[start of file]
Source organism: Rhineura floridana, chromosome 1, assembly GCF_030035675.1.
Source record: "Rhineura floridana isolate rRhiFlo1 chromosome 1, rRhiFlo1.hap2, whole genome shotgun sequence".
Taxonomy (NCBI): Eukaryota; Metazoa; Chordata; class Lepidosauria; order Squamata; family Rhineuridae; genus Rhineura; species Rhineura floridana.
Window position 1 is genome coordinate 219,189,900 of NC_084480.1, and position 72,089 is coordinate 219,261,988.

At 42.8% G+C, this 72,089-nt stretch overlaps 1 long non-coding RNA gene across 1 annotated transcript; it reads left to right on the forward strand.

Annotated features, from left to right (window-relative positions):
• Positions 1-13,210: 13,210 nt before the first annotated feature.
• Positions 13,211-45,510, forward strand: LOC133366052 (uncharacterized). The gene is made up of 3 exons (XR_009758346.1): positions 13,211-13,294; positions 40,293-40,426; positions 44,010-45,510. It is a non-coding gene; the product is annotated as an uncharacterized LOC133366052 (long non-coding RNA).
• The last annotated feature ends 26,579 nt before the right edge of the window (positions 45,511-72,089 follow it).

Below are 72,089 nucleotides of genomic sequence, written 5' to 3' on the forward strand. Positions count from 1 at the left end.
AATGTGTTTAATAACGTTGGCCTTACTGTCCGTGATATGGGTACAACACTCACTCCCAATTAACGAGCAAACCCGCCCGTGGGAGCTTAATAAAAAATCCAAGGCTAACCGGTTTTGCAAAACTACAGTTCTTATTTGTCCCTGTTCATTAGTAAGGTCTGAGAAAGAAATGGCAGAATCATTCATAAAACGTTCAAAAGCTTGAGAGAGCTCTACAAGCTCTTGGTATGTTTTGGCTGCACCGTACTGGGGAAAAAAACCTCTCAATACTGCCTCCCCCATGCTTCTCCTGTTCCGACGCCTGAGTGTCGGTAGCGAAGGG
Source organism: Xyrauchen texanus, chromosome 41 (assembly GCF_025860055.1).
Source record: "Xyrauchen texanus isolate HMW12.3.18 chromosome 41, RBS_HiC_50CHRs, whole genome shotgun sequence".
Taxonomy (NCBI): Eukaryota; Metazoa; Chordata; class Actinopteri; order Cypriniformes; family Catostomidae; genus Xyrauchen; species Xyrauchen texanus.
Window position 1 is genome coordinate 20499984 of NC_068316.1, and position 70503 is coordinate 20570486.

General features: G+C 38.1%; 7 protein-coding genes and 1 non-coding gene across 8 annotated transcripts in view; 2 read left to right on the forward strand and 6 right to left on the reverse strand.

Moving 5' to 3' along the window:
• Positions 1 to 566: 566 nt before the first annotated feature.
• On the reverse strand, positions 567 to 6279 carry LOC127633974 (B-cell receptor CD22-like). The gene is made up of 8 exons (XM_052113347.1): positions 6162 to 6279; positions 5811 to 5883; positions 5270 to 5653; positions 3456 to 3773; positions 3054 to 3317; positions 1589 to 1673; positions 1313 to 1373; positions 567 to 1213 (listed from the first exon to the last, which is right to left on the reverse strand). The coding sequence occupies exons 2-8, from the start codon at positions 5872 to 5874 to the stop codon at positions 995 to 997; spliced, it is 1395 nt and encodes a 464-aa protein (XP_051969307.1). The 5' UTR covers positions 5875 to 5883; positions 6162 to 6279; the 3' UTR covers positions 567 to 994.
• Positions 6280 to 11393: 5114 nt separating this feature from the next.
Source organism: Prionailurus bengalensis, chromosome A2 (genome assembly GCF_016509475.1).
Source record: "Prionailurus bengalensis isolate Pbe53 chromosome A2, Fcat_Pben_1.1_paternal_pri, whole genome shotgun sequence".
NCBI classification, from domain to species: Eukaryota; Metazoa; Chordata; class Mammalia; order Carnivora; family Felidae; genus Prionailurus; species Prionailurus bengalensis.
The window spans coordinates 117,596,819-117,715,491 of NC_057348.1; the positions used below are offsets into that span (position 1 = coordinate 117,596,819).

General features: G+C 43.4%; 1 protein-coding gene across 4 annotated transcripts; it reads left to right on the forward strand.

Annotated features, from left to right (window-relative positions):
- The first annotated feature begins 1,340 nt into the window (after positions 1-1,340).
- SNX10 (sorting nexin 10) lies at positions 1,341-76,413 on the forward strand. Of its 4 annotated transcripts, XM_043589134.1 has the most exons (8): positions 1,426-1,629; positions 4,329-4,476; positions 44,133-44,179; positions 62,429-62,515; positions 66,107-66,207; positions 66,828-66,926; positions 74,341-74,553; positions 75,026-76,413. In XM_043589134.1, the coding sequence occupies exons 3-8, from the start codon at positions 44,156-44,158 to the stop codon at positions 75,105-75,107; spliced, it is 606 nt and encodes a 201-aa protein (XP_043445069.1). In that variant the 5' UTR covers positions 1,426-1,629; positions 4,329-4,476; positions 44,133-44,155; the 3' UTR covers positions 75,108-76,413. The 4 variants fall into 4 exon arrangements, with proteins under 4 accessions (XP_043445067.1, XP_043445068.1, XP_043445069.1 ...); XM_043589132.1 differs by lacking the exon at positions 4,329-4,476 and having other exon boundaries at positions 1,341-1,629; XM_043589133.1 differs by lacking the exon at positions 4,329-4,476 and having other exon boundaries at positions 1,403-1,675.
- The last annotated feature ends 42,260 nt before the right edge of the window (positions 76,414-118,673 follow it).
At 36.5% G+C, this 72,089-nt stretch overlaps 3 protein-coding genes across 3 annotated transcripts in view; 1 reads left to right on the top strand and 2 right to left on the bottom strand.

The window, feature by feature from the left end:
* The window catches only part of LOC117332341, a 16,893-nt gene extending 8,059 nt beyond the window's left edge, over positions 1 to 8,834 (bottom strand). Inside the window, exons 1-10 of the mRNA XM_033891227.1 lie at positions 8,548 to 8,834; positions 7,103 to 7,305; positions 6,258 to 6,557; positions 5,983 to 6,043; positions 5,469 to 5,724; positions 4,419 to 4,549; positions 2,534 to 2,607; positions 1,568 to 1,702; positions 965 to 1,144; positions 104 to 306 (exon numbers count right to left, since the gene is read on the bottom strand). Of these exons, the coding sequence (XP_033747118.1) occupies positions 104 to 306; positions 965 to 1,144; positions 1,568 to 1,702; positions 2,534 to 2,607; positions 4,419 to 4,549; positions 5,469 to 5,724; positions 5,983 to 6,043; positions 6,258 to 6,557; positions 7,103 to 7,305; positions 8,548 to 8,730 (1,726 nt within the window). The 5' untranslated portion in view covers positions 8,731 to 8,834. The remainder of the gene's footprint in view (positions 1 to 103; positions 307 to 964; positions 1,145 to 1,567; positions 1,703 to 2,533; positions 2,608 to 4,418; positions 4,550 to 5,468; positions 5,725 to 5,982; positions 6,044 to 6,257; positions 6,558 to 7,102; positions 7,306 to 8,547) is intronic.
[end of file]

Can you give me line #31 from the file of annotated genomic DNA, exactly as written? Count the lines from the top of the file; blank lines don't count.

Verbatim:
The window, feature by feature from the left end: